The past year-plus has seen software as a service (SaaS) cement its place as the future of application delivery. SaaS apps, hosted in the cloud and accessible from anywhere, have proven to be preferable for remote and hybrid work priorities, deepening companies' commitment to the SaaS model.
There are two parallel stories, each demonstrating how the global landscape has reached such a SaaS-friendly state. The first is the evolution of cloud-based technology, as these systems have grown into potential backbones for professional networks. The second is the shift toward remote work, only accelerated by the pandemic.
In the early days of the cloud, SaaS was a valuable model for some limited-function apps. Now, it's become universal — McKinsey estimated that SaaS can deliver 90% of corporate needs in a given area. The predictability of the cost model, the simplicity of open-source development and the savings of replacing on-site servers are cementing SaaS's place in modern IT strategies.
A separate McKinsey report gave some examples of businesses putting this idea into practice, using cloud apps to accomplish computing tasks that would be too demanding to handle affordably in their own data centers. For example, Carrier now hosts 70% of its computing in the cloud, while UPS has used a hosted data analytics engine to save $400 million through strategic efficiency.
Businesses no longer look at SaaS apps and see affordable versions of the software they're already using. Instead, they're looking to SaaS deployments as a way to enhance their capabilities and accomplish tasks that were previously impossible with their IT staffing and budget levels.
Forbes Communications Council member Yi Jin indicated a few more reasons why SaaS apps are thriving today. For instance, some tech providers have dedicated themselves to solving highly targeted business problems through extremely light SaaS apps. In other cases, developers have focused their efforts on creating mobile-first applications that deliver top experiences on smart devices.
The excitement and potential in the software development space today resides in the cloud, and specifically SaaS. This movement has come at a critical juncture, as companies are looking for solutions that will reach their remote workforces. Here, too, SaaS excels.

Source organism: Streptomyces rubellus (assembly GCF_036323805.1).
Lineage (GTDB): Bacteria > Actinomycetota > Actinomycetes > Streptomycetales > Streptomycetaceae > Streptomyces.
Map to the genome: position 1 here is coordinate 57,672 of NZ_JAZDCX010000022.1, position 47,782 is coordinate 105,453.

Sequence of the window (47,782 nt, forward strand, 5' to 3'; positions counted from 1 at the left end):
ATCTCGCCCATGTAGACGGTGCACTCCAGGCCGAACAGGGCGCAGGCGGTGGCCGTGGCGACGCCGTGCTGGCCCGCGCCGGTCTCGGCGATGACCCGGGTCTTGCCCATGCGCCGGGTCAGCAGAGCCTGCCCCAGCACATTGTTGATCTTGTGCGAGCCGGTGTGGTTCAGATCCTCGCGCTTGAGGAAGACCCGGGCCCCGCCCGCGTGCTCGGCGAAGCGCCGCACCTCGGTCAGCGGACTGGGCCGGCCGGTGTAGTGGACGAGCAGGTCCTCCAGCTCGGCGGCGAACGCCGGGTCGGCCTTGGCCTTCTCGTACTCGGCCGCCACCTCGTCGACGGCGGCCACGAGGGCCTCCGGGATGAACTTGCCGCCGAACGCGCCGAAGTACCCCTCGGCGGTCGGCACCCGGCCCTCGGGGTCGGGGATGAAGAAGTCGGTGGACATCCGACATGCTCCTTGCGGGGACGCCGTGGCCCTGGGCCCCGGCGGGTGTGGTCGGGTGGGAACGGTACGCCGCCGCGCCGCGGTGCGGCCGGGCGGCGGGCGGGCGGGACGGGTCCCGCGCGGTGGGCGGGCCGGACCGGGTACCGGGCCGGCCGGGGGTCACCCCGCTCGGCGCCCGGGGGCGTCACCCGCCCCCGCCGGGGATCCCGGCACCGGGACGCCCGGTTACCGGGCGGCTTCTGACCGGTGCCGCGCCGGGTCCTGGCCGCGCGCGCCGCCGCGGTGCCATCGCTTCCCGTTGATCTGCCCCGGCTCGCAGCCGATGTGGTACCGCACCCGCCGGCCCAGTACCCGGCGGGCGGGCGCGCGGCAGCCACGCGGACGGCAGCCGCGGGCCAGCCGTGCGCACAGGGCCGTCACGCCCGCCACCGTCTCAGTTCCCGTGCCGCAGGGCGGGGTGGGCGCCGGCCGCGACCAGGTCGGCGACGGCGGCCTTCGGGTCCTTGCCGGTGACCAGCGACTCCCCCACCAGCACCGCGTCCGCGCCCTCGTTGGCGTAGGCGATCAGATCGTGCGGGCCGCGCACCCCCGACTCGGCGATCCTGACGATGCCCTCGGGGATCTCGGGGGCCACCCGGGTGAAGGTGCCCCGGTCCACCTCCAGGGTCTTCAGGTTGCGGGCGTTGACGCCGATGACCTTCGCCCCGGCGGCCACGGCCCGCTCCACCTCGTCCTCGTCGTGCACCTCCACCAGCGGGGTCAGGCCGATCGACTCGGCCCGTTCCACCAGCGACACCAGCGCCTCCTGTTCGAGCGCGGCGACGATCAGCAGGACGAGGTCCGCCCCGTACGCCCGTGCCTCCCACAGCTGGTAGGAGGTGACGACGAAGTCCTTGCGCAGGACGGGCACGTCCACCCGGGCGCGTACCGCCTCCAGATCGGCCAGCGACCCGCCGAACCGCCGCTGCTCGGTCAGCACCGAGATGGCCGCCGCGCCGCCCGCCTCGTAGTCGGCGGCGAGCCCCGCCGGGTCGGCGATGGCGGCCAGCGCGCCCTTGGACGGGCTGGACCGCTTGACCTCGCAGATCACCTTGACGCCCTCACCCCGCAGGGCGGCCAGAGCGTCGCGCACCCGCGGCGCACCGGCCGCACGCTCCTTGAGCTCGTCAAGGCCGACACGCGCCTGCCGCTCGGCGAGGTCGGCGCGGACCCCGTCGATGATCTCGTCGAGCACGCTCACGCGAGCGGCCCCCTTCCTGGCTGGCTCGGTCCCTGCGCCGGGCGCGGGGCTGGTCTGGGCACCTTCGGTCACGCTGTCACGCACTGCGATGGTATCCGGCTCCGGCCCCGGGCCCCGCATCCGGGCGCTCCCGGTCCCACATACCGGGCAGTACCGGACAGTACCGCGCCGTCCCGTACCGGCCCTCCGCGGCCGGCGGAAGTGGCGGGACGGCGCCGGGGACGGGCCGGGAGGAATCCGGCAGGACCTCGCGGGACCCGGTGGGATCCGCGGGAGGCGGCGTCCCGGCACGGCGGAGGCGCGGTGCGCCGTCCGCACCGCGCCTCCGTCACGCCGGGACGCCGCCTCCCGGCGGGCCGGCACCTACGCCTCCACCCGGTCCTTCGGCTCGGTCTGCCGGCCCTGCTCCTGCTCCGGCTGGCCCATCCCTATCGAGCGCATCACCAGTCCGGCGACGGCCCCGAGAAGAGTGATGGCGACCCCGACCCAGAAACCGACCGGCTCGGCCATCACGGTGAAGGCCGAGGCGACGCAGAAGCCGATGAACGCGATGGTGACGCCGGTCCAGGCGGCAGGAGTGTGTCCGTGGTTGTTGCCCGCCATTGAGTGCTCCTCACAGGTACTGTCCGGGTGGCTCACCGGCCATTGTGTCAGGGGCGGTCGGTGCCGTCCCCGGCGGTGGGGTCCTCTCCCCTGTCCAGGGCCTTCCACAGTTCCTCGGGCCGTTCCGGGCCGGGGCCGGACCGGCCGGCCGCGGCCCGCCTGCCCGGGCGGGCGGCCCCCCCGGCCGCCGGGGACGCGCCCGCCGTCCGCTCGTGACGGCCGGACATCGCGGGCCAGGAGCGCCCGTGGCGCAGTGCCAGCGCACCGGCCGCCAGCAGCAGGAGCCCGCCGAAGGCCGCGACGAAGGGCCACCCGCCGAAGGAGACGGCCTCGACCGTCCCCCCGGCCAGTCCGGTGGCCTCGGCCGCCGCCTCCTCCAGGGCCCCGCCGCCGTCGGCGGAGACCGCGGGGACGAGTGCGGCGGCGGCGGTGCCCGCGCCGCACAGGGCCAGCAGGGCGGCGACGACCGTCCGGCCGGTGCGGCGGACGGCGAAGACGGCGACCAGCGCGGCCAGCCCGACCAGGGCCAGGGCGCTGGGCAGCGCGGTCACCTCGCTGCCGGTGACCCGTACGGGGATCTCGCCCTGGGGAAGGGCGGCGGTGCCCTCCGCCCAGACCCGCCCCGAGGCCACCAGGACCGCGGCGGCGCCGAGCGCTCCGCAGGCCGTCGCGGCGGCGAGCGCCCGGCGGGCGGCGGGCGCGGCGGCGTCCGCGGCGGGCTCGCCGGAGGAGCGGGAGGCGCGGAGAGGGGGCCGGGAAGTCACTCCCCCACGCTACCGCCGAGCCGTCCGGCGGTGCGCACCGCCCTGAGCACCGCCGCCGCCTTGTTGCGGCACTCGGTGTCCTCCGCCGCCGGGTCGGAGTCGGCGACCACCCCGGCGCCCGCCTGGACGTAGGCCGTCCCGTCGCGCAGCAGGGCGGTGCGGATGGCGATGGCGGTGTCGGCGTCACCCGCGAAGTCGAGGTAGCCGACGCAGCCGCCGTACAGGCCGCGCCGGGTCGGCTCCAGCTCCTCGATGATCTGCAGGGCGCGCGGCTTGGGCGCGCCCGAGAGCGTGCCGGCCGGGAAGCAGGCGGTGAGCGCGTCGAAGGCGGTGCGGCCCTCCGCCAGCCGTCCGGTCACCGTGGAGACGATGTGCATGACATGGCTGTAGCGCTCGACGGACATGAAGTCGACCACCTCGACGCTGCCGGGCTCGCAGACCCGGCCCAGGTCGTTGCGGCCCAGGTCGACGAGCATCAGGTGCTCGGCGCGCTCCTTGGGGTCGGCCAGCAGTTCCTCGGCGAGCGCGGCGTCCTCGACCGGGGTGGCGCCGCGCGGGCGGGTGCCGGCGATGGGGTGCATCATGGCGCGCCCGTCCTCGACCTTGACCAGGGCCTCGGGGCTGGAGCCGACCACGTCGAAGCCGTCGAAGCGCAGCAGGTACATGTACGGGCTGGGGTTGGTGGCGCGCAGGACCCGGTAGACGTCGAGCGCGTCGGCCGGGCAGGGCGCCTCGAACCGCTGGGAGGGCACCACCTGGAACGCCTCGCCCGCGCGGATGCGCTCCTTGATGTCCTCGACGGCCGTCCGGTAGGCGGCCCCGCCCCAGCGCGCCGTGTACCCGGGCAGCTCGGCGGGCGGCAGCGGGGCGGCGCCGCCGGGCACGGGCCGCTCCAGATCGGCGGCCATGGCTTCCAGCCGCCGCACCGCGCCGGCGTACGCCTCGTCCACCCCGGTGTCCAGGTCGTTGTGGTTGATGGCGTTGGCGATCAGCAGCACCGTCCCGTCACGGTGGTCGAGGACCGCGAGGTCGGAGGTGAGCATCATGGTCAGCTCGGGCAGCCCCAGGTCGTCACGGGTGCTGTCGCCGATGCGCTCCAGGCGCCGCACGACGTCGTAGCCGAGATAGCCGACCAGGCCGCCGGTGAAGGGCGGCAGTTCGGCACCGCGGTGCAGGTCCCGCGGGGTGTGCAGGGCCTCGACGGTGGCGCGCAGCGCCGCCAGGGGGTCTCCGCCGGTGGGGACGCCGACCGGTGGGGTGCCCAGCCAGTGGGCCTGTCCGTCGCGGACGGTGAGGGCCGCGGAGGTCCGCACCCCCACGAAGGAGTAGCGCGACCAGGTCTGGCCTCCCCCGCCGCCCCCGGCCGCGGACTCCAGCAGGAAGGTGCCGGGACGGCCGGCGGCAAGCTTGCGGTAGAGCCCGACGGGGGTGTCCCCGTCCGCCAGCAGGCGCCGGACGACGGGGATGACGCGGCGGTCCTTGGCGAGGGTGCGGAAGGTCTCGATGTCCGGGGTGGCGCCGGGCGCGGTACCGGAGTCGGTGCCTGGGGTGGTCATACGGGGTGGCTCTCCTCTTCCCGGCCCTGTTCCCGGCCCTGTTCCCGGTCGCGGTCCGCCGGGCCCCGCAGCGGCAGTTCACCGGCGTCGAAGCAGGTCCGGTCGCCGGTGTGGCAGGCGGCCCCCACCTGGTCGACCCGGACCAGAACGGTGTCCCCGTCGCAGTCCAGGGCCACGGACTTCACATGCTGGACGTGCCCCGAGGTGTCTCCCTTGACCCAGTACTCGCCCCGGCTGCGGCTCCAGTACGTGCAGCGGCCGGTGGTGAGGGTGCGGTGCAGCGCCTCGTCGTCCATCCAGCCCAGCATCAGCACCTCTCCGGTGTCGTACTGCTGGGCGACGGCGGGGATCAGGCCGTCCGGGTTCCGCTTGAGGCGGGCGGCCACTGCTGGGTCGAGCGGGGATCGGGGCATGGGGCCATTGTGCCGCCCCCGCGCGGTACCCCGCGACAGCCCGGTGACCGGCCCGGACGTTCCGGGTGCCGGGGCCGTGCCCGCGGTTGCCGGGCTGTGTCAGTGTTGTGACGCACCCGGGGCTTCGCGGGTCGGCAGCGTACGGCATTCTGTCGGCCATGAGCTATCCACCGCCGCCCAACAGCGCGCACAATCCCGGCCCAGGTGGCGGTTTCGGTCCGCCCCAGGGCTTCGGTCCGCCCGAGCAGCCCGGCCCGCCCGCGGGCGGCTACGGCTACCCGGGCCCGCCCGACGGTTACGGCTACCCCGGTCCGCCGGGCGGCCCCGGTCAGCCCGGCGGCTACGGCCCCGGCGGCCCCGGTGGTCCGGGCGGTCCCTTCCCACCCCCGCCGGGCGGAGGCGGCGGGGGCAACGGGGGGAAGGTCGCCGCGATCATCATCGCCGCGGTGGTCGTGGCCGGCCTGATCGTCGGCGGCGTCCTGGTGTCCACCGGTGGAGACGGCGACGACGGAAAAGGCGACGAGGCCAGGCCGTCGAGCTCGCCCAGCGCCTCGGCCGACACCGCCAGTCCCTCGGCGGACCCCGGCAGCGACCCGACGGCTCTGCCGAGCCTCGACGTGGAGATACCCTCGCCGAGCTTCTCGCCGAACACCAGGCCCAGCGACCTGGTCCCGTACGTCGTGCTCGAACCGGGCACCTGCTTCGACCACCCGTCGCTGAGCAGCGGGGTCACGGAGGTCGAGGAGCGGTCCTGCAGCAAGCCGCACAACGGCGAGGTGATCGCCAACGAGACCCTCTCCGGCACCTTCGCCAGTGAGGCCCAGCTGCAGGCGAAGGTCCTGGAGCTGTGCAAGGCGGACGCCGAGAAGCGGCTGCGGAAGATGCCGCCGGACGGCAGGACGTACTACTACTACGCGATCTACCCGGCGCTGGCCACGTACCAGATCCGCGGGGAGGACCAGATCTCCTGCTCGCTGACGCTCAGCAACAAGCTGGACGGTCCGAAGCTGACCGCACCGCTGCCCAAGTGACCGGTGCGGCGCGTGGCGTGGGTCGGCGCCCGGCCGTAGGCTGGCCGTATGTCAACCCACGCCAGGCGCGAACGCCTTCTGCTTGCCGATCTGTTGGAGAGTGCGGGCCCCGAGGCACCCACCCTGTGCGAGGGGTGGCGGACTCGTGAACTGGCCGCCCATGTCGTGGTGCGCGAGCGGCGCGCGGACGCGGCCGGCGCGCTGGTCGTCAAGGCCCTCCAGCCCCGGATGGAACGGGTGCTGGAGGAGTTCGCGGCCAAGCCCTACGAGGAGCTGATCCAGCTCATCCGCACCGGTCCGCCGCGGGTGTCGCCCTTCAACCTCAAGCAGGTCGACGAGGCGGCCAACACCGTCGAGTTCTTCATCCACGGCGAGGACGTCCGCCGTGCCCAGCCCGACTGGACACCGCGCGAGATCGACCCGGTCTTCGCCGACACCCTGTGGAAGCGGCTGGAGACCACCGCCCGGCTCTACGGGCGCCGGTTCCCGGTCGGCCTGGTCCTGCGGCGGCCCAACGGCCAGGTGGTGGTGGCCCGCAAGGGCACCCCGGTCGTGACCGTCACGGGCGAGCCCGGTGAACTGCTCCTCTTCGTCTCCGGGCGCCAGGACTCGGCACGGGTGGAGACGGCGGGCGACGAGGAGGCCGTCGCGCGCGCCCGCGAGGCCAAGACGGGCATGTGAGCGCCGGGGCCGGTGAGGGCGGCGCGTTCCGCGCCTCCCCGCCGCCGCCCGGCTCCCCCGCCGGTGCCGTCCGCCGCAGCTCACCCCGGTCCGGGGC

Distributing software in a way that goes beyond the traditional office model is an absolute must in a world that has embraced remote workforces. Pandemic lockdowns and work-from-home scenarios accelerated a trend already underway: Businesses are seeing value from enabling remote contributions from freelancers and permanent employees alike.
Gartner's latest report on public cloud technology puts it into context: The predicted 23% end-user spending growth for 2021 is fueled by several factors. The pandemic-era desire for decentralized computing access is undoubtedly one of those motivators, but not the only one.
Gartner Research Vice President Sid Naig noted that being forced to change workstyles allowed chief information officers to lose their hesitancy about the cloud. They have shifted their mission-critical workloads and, pleased with the results, decided to keep up this pattern.
While other types of cloud deployments such as platform as a service or infrastructure as a service are popular, SaaS remains the largest market segment. Gartner's researchers expect SaaS to be worth $122.6 billion by the end of 2021. The predicted 2022 figure is $145.4 billion, showing that the technology has not yet plateaued.
Companies that stick with a largely on-premises software model may find themselves increasingly out of step with the fastest-moving organizations, which are embracing the possibilities of SaaS in ever-greater numbers.
One of the most potentially exciting factors for companies embracing SaaS is that the systems can grow and shift in ways traditional software deployments can't. When a SaaS app needs more power to deal with a spike in usage — temporary or permanent — provisioning the resources is far simpler and more affordable than adding servers to a company's own data center.
In general, making changes and rolling out updates to SaaS applications are relatively easy processes, helping businesses keep up a steady stream of improvements and updates as their needs change and evolve. When developers are familiar with the cloud and supported by proper workflows, there is room to become more agile and forward-thinking in a SaaS-heavy environment.
The final verdict on SaaS in 2021 and beyond might be that there is no reason to return. Some companies have been moving toward the cloud for years. Others saw their hands forced by the pandemic and rise in remote work. Whatever the reason for the change, the move has been made: SaaS is here now, and it's here to stay.